"Use trees not barriers to keep public spaces safe"

A leading Italian architect and urban planner has proposed that European cities use trees with bulky planters rather than concrete barriers to prevent terrorists in vehicles targeting pedestrians.

Image: Richard Smith (CC BY 2.0)
Image: Richard Smith (CC BY 2.0)

Writing on his Facebook page, professor of urban planning at the Polytechnic University of Milan Stefano Boeri said: "It's well known that a tree - unlike a concrete barrier - not only protects us, but it makes us shade, absorbs urban air pollution, hosts insects and birds. In a word, it welcomes and protects the life that terrorists want to annihilate."

He added: "With a small investment, carefully distributing the plants in the most vital and open spaces of our cities, we can temporarily transform our dearest places into clearings and forests.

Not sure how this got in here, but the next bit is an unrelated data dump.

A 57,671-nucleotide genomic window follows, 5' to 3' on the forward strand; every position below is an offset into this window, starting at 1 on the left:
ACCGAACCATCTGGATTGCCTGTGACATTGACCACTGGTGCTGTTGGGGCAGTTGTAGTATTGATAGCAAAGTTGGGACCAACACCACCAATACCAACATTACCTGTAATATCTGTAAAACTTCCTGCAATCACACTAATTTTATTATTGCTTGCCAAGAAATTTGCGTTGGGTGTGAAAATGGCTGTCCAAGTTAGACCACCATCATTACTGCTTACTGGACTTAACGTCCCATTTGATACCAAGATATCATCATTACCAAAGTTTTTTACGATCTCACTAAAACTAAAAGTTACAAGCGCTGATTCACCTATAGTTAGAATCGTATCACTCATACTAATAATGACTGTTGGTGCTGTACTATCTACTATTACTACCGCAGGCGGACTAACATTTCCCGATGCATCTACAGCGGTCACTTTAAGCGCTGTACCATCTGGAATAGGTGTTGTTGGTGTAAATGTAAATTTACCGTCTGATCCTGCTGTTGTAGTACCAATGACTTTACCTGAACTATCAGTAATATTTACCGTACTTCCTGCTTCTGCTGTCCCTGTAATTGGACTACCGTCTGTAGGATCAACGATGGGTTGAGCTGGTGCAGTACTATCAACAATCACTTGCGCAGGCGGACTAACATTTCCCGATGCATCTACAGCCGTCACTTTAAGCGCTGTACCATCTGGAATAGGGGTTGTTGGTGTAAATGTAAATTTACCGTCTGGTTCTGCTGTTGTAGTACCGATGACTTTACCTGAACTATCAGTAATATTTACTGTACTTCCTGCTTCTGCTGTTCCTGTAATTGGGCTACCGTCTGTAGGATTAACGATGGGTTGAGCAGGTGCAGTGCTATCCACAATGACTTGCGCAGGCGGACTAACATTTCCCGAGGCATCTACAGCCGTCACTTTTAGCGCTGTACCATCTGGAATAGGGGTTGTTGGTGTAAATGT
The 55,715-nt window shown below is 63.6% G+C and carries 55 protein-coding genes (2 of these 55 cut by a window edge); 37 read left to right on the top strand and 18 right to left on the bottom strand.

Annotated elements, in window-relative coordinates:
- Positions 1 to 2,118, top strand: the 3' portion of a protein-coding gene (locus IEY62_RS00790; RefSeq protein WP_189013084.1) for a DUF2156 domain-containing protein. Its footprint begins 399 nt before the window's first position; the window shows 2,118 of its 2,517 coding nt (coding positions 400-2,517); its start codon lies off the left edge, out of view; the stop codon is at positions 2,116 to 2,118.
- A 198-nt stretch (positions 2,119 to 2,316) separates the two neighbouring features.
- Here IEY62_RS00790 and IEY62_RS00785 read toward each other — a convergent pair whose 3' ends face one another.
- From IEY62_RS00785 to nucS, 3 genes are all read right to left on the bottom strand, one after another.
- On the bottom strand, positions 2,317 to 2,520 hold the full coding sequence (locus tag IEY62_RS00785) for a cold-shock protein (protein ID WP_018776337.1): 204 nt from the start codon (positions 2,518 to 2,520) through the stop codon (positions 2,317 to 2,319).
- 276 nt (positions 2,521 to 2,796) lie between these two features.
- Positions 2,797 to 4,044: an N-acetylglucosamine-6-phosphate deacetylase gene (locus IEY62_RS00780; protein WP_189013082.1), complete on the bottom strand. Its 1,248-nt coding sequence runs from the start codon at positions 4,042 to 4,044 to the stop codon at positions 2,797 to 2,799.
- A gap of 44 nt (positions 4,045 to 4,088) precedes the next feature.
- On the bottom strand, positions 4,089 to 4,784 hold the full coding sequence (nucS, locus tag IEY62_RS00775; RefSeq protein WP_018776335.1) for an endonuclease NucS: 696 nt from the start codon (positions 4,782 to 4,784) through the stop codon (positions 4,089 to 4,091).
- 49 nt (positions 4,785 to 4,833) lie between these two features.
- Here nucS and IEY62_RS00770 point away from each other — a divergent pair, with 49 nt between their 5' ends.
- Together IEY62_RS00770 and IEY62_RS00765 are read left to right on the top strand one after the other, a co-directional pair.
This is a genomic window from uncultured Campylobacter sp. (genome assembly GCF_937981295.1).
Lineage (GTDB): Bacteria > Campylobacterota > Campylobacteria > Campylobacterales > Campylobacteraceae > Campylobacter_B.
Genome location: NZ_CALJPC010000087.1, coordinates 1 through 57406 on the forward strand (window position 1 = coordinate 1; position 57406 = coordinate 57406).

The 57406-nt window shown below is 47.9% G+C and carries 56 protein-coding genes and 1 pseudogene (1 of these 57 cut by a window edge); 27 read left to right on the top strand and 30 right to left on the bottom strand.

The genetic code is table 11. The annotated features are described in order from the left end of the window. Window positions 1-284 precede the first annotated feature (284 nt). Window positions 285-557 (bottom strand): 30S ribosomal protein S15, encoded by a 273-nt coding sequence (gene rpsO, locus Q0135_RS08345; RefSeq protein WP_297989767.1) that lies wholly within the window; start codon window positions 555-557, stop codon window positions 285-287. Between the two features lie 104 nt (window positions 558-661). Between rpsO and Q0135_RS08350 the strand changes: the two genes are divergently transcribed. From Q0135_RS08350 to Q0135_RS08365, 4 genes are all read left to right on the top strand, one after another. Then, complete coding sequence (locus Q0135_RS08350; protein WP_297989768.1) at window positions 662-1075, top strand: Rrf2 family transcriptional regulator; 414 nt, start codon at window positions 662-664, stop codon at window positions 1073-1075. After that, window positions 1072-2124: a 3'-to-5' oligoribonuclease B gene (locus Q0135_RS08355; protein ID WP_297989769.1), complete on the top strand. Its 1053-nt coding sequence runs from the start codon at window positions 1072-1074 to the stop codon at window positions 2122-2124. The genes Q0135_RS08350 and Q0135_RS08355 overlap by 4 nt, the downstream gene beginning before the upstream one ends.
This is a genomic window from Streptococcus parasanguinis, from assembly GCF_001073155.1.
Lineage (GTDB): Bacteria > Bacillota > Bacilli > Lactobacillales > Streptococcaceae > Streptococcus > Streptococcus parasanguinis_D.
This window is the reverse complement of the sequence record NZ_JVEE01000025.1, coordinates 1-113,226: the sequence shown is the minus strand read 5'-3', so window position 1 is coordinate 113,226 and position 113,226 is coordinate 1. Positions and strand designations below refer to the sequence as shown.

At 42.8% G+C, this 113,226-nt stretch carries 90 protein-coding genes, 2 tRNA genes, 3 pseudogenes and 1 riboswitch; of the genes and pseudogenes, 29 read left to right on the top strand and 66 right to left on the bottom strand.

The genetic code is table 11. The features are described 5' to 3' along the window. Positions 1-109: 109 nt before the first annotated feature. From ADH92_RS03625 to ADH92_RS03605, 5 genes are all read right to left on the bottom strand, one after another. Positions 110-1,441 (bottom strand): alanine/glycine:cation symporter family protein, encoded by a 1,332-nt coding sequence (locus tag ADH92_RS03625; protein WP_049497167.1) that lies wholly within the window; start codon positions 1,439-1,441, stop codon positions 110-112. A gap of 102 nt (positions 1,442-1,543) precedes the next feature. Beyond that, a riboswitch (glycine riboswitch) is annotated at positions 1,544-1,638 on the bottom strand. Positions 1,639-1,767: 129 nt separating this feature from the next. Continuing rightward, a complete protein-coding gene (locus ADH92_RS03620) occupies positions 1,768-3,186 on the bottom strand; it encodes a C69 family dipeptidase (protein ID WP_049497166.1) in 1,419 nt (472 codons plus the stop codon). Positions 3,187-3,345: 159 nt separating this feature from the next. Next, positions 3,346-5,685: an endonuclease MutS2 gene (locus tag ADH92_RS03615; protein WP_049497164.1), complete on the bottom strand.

"Placed at the entrances of every square or urban public space, vessels of different size (the standard may be cylindrical, 1m high and 3m in diameter) will be filled with the earth needed to accommodate the roots, the stem and the branches of a large tree so as to protect the passage of pedestrians and minimise the risk of mass murder."

Boeri is a long-standing advocate of trees in cities, and is perhaps best-known for co-designing the Bosco Verticale (Vertical Forest), a pair of residential tower blocks in Milan that are home to over 900 trees. 

Mayor of the southern city of Bari and president of the National Association of Italian Municipalities Antonio Decaro told the newspaper La Repubblica: "Green in cities is always good. It is our responsibility to do all we can to ensure the safety of citizens, and we will do our best to do so. I just want the beauty of our cities not to be attacked by concrete blocks."

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